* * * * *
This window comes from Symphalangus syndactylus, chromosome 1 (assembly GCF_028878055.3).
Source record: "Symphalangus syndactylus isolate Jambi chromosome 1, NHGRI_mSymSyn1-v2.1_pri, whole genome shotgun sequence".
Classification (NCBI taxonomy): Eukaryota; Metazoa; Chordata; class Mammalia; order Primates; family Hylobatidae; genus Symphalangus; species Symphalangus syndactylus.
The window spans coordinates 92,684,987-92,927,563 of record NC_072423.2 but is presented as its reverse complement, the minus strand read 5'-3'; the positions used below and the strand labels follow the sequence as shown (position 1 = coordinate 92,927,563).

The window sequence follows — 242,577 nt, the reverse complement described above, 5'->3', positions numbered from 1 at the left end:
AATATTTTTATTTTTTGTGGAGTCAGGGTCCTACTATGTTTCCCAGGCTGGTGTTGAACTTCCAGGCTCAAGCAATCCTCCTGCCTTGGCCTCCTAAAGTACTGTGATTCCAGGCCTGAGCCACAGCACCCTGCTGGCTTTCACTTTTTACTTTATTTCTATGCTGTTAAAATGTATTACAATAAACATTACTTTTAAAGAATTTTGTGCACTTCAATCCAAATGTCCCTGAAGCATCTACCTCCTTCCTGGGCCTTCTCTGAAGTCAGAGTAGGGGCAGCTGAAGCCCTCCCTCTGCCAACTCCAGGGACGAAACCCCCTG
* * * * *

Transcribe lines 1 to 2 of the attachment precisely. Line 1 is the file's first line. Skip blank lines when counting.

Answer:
This window comes from Symphalangus syndactylus, chromosome 1 (assembly GCF_028878055.3).
Source record: "Symphalangus syndactylus isolate Jambi chromosome 1, NHGRI_mSymSyn1-v2.1_pri, whole genome shotgun sequence".